** For U.S. data, I am assuming that both spouses equally contribute to their household income of $59,000.  I am also assuming that they each have 18 days of PTO and that the mother’s Short-Term Disability coverage is 50% of wages for 6 weeks following an uncomplicated delivery.

^Comparing supplemental parental leave is complicated by the fact that many supplemental leave entitlements are spread out over the first several years of a child’s life (up to 18 for the UK).

Reflecting on this chart gets us at least a little closer to comparing apples to apples, and we can start to see that the benefits available in the U.S. do indeed lag substantially behind other nations. However, even this comparison is complicated by trying to make complex bureaucratic schemes uniform, and parental leave itself is often spread out over multiple years of eligibility, which only further complicates things.

The last wrench I’ll throw at this is that using these benefits is always in place of getting paid for work, and this means that anytime benefits are substantially below a person’s salary, they may choose to work rather than stay home. Further, even when benefits are quite good, cultural pressures may drive low utilization of these benefits. Despite the apparent generosity of the German system above, only 32% of fathers took any leave to care for their children born in 2013, and average utilization of benefits (especially by men) falls well below what’s available in almost every case. In other words, even if the grass is greener outside of the United States, the median couple that went over to the other side might very well find that grass less appealing than it first seemed once they get there.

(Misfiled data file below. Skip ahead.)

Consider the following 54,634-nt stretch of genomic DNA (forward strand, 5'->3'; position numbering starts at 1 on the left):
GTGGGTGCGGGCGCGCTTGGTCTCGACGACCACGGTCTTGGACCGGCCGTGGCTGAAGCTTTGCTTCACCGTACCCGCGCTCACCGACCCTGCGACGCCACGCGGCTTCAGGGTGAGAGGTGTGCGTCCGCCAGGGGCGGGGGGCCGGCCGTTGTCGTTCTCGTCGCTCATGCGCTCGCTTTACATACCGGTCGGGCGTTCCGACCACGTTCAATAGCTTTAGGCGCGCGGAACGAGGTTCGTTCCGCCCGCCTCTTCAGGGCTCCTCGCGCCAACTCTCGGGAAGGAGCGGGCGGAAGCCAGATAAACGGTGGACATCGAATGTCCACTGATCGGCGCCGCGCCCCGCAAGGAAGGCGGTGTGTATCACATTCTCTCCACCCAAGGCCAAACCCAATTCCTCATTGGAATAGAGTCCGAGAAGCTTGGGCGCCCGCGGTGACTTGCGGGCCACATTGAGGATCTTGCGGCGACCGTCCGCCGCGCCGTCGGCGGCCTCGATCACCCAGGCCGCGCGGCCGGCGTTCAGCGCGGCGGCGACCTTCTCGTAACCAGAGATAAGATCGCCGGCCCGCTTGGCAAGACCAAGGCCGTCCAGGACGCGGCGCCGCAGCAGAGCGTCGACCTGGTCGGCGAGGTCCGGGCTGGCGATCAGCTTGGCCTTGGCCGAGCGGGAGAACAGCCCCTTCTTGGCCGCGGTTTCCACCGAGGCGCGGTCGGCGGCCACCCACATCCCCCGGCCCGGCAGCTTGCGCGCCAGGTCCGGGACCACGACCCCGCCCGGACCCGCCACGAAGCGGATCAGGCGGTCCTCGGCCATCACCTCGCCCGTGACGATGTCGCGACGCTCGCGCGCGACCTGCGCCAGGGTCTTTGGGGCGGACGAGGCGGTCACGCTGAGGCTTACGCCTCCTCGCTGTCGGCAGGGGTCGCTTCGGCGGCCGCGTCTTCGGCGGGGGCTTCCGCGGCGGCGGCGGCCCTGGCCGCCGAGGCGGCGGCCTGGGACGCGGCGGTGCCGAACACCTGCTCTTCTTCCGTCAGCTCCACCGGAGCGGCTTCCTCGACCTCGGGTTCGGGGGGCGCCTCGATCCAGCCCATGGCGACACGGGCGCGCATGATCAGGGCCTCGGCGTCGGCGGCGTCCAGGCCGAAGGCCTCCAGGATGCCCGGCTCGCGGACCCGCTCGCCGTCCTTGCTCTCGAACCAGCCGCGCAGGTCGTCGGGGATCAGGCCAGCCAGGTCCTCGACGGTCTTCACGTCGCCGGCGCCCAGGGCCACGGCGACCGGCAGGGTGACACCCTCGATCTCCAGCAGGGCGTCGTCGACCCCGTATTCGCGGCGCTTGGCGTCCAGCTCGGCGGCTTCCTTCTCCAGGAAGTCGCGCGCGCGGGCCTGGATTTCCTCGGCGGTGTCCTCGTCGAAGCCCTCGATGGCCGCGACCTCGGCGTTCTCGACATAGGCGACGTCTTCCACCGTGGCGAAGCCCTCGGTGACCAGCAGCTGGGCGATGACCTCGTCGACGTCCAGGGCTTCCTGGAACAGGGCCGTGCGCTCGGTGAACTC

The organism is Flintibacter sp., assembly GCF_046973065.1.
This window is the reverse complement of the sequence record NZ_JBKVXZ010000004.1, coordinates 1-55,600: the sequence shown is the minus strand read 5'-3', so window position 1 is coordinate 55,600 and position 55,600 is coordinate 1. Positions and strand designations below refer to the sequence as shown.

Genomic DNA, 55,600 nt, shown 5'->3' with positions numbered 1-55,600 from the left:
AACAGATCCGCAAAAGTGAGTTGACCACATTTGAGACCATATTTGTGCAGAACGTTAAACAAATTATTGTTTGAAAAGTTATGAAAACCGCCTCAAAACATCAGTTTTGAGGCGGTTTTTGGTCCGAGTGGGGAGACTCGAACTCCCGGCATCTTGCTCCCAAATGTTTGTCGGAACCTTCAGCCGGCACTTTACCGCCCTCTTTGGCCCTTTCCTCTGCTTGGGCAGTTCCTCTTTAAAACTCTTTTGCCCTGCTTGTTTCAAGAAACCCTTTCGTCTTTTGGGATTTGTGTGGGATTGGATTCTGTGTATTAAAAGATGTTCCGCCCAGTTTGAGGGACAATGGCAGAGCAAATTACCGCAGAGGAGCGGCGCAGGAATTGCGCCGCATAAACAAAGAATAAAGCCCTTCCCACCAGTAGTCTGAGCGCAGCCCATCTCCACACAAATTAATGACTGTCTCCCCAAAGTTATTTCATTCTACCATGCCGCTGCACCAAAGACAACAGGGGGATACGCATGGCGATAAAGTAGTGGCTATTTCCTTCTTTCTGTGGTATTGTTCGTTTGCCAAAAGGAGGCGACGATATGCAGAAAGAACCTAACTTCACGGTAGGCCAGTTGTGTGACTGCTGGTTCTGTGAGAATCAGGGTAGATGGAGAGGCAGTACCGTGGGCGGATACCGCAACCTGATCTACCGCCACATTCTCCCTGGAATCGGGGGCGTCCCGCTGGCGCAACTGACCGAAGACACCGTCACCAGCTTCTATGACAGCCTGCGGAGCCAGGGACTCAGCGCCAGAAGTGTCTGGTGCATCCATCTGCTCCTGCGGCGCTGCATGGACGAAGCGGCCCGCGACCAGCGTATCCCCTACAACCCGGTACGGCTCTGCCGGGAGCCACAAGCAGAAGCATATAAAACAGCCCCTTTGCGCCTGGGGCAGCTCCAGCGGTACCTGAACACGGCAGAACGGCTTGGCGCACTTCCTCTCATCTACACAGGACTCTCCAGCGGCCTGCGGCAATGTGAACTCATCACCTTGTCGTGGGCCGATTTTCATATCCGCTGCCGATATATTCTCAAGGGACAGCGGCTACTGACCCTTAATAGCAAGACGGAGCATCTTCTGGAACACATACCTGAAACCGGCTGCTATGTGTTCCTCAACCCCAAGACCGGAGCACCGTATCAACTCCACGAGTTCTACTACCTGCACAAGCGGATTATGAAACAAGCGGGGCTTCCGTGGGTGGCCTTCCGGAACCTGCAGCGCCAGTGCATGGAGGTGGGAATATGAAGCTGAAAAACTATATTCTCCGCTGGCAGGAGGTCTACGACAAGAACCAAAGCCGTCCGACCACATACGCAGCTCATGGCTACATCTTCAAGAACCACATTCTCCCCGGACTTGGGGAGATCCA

The American Way

If you’ve been skimming through the wonky bits above, the main upshot is that the U.S. does lag behind other nations in terms of the benefits mandated by law, especially for mothers. Perhaps this is something to be fixed by statute, but one of the biggest reasons that the United States differs from the rest of the developed world on this issue is its strong reticence about directly regulating the free market. Americans value their freedom and their individualism in ways that are different from much of the rest of the First World.

While Europe tends to favor heavier tax burdens and bureaucratic mechanisms to both control markets and provide benefits, Americans favor the private sector and public/private partnerships. It’s virtually a truism in America that the private sector is better or more efficient than the government in providing services even when the data on that front is mixed. A massive portion of our substantial social safety net is provided through tax deductions and credits rather than institutional programming, and the provision of employee benefits largely follows that pattern. Health insurance for most Americans comes through their employers, unlike most of the rest of the world. We also reflect individualism in a low rate of unionization compared to most developed countries.

There are more things that could be said on this point, but it’s hardly a novel claim to say that Americans value their uniqueness. Part of the difficulty of making the apples to oranges comparison above is that we are proud oranges. If making some of the translations and comparisons show that we’re not measuring up, as the vast majority of Americans believe, then one of the telling reasons for why we haven’t acted on this consensus is that we don’t agree on what we should do.